A HORRIFIED mum has claimed her her kids went for a paddle at the seaside but the waves were full of SEWAGE.
Emma Oldham, 33, says the disgusting brown water made her family ill after visiting the beach in Huttoft, Lincolnshire.
Mrs Oldham said she noticed something was wrong after her twin three-year-old's and five-year-old ran off into the sea.
She said: "As a conservation biologist, I know why the sea can be muddy sometimes. But with there being heavy rains the night before, I was trying to process what was going on.
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"The water was filled with these grainy bits and they were sticking to my skin, at that point my daughter came up to me and said 'there's brown everywhere.'"
In a video posted by Mrs Oldham on Twitter, brown sludge can be seen on the beach and sticking to her children's feet as they splash on the shoreline.
The waves are also a dirty brown colour as they hit the beach and leave a foamy residue on the sand.
After spending just three minutes in the water, the family rushed outand headed straight to the showers at the campsite.
The outraged mum said she had suffered from chronic stomach pains ever since and has been forced to miss work while her two twins have also had be off school as they have also been feeling under the weather.
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Mrs Oldham said: "After looking back on that video, I realised I'm not in a rush to go back to the sea, which is heartbreaking.
"I'm really disappointed as I know there's been a huge campaign against sewage in the water, it's such a detriment to local tourism as well as the local wildlife."
Kirsty Nizinkiewicz, 33, is one of the other mums who took their children to the beach, she said: "Over the weekend, I went on a final holiday of the year with some friends, all of whom have young children.
"It was natural for us to want to go to the beach on our last day and enjoy jumping in the waves as so many children love to do.
"I have never seen sea water looking so brown and smelly and hate to think what sort of impact this is having on the wildlife local to the area."
Anglian Water said no sewage was found in the water or on the beaches after an inspection.
A spokesperson said: "We have thoroughly inspected the area, both at Huttoft and the surrounding beaches. There is no sewage in the water or on the beaches.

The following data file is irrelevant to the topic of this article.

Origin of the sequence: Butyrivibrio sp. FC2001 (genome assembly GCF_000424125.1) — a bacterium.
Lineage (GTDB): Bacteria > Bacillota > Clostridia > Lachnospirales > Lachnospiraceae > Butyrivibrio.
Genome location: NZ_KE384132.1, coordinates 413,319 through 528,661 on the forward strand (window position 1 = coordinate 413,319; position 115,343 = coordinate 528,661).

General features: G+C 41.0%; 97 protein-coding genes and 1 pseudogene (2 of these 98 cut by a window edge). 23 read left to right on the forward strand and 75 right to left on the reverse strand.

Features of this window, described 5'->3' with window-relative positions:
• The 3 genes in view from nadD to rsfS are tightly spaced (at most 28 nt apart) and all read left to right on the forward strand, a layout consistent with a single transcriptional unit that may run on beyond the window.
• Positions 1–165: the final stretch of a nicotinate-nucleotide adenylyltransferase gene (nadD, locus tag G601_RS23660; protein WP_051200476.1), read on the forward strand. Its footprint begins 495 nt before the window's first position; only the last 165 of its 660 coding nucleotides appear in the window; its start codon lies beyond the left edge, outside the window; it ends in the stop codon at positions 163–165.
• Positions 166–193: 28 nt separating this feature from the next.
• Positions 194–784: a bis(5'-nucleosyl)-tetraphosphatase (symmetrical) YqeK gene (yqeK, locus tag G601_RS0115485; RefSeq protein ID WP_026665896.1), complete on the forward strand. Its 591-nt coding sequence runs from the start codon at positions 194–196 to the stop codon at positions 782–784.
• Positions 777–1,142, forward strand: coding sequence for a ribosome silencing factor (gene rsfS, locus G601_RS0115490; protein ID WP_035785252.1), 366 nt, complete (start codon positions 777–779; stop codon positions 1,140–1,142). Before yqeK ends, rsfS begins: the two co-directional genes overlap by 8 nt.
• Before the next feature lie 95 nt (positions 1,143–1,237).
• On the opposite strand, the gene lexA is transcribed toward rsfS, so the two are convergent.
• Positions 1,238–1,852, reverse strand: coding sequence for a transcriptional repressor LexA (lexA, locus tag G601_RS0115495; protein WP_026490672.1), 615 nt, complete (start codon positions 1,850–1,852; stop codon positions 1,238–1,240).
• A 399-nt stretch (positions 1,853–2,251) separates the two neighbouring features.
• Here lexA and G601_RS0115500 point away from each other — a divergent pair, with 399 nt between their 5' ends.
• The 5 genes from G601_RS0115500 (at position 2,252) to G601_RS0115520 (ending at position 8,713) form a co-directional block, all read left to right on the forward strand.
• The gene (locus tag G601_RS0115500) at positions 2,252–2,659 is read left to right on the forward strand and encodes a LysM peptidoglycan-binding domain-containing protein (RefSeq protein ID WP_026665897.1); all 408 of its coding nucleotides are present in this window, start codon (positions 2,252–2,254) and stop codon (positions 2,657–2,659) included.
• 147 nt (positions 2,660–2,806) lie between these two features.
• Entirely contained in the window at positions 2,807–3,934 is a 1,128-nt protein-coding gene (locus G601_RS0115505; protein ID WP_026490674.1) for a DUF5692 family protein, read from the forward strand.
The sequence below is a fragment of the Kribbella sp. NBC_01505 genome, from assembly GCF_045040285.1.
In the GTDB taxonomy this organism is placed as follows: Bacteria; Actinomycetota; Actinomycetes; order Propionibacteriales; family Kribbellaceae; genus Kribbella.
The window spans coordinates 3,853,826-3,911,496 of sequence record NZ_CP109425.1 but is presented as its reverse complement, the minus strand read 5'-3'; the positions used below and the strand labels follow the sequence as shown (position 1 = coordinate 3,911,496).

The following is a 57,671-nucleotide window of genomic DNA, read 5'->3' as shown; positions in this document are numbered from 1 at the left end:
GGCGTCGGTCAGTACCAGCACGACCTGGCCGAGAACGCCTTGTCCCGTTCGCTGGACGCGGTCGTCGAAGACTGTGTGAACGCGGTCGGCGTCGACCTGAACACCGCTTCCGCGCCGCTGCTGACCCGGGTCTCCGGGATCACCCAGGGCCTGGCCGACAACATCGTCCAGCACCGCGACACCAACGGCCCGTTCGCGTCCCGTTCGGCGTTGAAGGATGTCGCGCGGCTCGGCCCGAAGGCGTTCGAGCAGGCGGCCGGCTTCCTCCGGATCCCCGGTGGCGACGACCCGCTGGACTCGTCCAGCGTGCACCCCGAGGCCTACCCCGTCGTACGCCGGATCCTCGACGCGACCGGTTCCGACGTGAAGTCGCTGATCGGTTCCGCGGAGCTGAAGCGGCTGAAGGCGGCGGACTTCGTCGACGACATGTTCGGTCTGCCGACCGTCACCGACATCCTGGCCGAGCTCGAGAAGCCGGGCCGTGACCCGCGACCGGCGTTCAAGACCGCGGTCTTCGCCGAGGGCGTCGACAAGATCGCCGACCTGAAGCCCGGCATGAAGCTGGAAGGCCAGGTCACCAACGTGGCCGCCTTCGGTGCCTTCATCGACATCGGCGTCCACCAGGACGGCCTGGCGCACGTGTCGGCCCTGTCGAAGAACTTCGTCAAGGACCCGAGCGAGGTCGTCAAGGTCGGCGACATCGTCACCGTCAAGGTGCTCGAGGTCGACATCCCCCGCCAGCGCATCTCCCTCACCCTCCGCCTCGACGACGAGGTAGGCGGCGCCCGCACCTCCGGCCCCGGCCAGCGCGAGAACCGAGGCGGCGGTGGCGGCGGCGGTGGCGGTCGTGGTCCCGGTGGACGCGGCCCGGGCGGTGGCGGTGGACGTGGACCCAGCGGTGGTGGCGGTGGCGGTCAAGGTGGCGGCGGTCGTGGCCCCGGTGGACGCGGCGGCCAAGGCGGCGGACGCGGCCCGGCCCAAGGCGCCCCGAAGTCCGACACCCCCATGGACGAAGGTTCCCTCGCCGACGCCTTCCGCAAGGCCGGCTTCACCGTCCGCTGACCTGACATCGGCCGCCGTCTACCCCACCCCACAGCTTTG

"The picture in her post on social media is of sea algal, which is a natural phenomenon, completely unrelated to sewage."
"For clarity, we have no storm overflows along the sea front in this area – there is nothing at Moggs Eye, and waste water from the Anderby Creek Water Recycling Centre is taken to Ingoldmells much further along the coast to be treated."
The Environment Agency has echoed Anglian Water's comment, saying: "We have not been notified of any pollution incidents at Huttoft beach over the weekend.
"The Environment Agency receives many reports of suspected sewage pollution every year, at coastal waters in particular, that are in fact the breakdown of algal blooms.
"It is easy to mistake algae for sewage, particularly as both have an unpleasant smell. If people notice brown foam on the water’s surface or on the beach it is more likely to be the result of an algal bloom breaking down."
The last water quality sample in the area was taken on September 6 and was assessed as "excellent".
Brits were warned to stay away from 50 beaches across the UK due to dangerous pollution levels last month.
New data by Surfers Against Sewage (SAS) revealed a number of beaches around Brighton, Southend, Newquay, Bognor Regis and Skegness were polluted.
The high levels of pollution were caused by heavy rainfall forcing sewage systems to release untreated water to avoid waste backing up, according to SAS.
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